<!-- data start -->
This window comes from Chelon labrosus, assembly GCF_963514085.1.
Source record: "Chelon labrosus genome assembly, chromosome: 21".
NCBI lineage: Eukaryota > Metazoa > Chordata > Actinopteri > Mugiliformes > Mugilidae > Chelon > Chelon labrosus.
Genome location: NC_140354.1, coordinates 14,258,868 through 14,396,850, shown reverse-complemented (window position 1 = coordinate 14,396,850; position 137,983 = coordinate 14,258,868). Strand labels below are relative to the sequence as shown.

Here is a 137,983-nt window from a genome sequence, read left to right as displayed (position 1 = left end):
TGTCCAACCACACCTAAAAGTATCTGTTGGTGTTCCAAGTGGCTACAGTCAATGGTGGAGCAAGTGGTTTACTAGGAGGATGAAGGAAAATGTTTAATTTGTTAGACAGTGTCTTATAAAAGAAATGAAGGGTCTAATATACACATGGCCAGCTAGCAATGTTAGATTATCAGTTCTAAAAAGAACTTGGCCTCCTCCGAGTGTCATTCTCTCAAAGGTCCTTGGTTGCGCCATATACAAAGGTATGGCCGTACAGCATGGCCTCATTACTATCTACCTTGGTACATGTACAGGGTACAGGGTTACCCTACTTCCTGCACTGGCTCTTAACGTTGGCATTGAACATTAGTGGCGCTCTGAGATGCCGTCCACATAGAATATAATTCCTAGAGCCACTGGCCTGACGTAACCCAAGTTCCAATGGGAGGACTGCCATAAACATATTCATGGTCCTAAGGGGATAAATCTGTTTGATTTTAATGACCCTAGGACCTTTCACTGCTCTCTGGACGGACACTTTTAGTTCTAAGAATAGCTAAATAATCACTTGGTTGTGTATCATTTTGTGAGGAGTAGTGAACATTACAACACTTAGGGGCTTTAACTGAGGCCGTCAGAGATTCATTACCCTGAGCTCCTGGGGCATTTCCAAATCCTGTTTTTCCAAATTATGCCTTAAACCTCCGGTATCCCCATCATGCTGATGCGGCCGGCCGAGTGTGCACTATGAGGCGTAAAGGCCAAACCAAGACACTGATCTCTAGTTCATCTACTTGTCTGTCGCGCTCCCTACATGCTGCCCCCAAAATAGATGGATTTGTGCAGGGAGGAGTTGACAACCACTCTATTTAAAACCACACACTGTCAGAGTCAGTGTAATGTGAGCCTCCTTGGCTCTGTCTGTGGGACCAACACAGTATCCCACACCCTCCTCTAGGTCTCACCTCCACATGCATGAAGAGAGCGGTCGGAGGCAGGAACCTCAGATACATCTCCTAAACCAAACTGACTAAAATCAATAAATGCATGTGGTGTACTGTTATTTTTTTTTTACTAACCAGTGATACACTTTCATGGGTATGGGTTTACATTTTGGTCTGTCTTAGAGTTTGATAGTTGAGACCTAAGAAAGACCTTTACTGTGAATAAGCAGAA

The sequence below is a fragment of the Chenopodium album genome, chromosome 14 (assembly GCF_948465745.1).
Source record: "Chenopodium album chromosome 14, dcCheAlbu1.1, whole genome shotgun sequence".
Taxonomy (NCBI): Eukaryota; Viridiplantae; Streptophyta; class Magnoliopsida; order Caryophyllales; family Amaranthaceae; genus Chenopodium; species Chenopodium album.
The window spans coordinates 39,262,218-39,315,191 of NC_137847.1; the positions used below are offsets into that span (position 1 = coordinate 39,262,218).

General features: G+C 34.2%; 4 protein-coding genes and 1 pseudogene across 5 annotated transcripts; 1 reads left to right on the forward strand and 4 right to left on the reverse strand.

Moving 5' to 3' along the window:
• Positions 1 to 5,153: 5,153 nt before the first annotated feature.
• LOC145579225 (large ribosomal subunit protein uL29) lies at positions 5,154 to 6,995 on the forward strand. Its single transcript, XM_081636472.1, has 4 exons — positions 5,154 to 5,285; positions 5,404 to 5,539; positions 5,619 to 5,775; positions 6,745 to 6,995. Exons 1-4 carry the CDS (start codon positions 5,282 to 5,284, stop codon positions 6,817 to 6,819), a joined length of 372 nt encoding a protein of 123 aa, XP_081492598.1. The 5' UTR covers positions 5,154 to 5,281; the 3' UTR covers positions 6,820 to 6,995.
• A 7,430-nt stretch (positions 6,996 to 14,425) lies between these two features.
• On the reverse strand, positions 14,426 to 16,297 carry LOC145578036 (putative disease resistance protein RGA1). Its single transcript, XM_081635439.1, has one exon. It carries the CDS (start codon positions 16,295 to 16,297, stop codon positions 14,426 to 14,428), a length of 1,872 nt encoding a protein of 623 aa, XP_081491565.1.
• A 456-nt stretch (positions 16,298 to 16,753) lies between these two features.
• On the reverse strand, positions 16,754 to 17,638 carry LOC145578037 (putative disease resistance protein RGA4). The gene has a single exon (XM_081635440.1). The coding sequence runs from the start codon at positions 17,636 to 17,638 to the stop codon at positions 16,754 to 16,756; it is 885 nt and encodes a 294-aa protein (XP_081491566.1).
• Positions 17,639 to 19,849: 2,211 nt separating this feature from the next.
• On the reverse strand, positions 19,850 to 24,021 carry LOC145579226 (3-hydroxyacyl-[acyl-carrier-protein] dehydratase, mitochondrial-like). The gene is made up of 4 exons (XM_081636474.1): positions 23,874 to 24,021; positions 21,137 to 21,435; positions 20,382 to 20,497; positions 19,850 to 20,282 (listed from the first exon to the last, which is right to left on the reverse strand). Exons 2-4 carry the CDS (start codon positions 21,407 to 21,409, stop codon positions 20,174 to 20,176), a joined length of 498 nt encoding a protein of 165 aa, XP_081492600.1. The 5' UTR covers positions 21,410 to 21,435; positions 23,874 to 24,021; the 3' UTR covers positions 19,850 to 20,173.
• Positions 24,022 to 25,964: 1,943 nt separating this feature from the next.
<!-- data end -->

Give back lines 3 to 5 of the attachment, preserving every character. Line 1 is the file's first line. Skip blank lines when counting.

NCBI lineage: Eukaryota > Metazoa > Chordata > Actinopteri > Mugiliformes > Mugilidae > Chelon > Chelon labrosus.
Genome location: NC_140354.1, coordinates 14,258,868 through 14,396,850, shown reverse-complemented (window position 1 = coordinate 14,396,850; position 137,983 = coordinate 14,258,868). Strand labels below are relative to the sequence as shown.

Here is a 137,983-nt window from a genome sequence, read left to right as displayed (position 1 = left end):